Thursday, November 19, 2009
Sonny Vaccaro: Brandon Jennings broke the mold, part one
By Henry Abbott
The Bucks took a chance on Brandon Jennings. And Sonny Vaccaro is "eternally grateful" to them.
Sonny Vaccaro is very proud of the fact that he has played a major role -- for instance, by promoting young players and getting shoe companies to sponsor coaches -- in building up NCAA basketball to be the massive business that it is today.
But that doesn't mean he loves everything about it. And in recent years, he has become one of college basketball's harshest critics.
He has special ire for what he calls "David Stern's stupid rule" banning high-schoolers from coming directly to the NBA, which has the effect of strongly encouraging, if not effectively forcing, American players to play in the NCAA.
In no small part to undermine that rule (which he expects will disappear in the next collective bargaining agreement), Vaccaro played an instrumental role in Brandon Jennings' career. Jennings famously skipped college basketball entirely, waiting out the NBA's age limit with a highly paid year in Europe, instead of playing at Arizona where he was academically ineligible.
He's also bitter that Jennings has faced so many obstacles along the way.
Earlier this week, M. Haubs of The Painted Area wrote an exceptional blog post detailing all those who had nothing nice to say about Jennings before the draft, including NBA GMs and others. Vaccaro suggests that Jennings has been punished for rocking the boat. He tells the story of draft night, when he said his stomach was in knots because he was certain the basketball establishment would punish Jennings by drafting him far lower than he deserved.
This is the first in a series of conversations with Vaccaro, about Jennings. Click for the second and third installments:
What's your initial reaction? If he had gone to Arizona, under the flawed pretense of that university and that situation out there ... if he had gone there, there's no doubt in my mind he might have gone third or fourth in the draft.
Only Scott Skiles and John Hammond had guts enough to do it.
Henry, I saw you that night at the draft. I was a nervous wreck. I was like a child that night, [Vaccaro's wife] Pam and I. I'm not lying to you. It would have been sinful.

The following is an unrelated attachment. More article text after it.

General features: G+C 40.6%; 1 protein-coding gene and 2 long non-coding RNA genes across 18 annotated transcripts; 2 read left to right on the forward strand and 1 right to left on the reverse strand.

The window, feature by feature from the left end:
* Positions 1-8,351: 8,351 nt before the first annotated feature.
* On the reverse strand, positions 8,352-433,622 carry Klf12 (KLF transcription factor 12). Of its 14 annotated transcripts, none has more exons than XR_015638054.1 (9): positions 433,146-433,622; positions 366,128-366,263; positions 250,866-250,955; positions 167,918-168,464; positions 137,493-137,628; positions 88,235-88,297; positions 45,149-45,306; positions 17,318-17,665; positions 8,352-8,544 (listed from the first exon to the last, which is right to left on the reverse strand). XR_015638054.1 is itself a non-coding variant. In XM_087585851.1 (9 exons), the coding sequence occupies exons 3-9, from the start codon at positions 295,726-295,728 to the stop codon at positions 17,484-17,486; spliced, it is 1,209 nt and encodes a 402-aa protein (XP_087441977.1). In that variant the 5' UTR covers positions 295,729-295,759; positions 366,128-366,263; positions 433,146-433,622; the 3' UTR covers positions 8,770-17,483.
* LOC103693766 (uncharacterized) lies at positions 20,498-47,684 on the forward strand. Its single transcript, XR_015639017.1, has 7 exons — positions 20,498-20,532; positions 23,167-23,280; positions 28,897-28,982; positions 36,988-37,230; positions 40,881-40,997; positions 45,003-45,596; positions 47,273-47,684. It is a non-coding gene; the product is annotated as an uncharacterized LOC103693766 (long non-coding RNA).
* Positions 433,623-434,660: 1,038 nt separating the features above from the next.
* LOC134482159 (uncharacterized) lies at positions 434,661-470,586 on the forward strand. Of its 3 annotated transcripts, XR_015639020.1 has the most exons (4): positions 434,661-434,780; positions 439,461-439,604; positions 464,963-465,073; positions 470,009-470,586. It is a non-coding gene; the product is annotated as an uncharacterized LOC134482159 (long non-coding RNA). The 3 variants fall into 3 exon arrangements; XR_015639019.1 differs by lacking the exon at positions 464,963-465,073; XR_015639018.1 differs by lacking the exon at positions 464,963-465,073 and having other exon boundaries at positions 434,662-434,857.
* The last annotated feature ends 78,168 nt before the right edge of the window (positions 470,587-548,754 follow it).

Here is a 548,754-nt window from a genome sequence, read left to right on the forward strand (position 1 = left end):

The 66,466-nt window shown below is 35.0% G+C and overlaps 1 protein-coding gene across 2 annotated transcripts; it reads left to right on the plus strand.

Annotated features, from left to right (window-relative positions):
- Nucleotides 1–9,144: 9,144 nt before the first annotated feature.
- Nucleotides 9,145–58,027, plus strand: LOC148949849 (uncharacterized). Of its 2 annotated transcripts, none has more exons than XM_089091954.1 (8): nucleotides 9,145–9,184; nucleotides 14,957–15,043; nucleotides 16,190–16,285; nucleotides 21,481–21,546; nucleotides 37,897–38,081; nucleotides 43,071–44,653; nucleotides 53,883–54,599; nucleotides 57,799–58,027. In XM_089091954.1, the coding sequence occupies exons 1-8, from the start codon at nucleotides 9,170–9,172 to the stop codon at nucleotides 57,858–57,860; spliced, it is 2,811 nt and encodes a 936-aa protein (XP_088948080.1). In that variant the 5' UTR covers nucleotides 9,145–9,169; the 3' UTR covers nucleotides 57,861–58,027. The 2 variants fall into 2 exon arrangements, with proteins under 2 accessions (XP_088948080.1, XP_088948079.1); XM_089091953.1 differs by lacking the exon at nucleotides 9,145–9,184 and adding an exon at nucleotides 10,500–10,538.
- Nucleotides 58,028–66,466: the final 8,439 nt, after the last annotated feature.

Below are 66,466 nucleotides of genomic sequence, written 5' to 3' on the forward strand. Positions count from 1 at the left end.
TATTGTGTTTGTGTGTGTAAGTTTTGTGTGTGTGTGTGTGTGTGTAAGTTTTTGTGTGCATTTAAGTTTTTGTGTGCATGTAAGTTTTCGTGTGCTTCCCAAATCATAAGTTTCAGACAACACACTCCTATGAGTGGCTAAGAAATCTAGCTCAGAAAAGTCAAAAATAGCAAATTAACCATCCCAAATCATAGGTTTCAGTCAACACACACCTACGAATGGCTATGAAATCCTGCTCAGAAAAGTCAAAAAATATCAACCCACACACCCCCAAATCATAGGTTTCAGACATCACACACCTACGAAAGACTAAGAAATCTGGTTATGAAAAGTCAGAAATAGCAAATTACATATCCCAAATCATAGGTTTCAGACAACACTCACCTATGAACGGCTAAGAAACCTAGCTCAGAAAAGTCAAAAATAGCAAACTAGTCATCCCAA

On the day of the draft I called around. I did. I'm not trying to make these people lose their jobs, but my belly was crazy. I was having a volcano inside of me. My wife was a nervous wreck. I kept telling her: They're going to punish him. They're going to punish him. That's why, in my mind, I will forever be eternally grateful for what Milwaukee did. They did what they felt was the right thing to do.
There's no question in my mind he's already as good as anybody. I'm not going to say he's better than the other rookies -- the point guard situation in this draft is very good. But to hear the pontificates stand up there and analyzing ... there's no history. If they want to tell me about these great [college] coaches coaching these Hall of Fame guys. How many of those players never make it? What they'll never do is tell you how many of the players from those great programs never make it.
They pick and choose who to lionize. They ordain guys. It's ridiculous. And then no one calls them down on it. And so I call them down and I'm the bastard.
The nice thing is that there's a free market, right? And now there's a way for someone like Brandon Jennings to find his way to the NBA without the NCAA. And while it may be unfair to judge the whole thing on one player, the fact is there is one player in the pipeline now, and so far so good. He went through all the name-calling and everything. I can remember this ... one of the worst days of my life. Pam and I communicated with Alice. Alice Knox is his mom, she has been unbelievable. I communicated with Brandon five days a week while he was in Italy. No one knows that. 'Cause he'd had some missteps. He'd said some silly things. Which happens with athletes every day.
Gary Dineen/NBAE/Getty Images
Jennings hushed his critics after putting up 55 against the Warriors.
But I can never forget, I'll never forget, ever, the day they ran a crawl quoting Brandon Jennings making a statement. He said a lot of things about he was tired, they didn't pay him. It ran all day on ESPN. One year later, almost to the date, and I'll never forget it: "Rookie Brandon Jennings scores 55 points, third-highest total for a rookie in NBA history." It ran all day. One day they killed him, and buried him, and put the dirt on top of him and didn't even put a marker on his grave. The next time they knighted him.
It's ironic how things are, and we're talking about a 19-year-old child while they were doing that.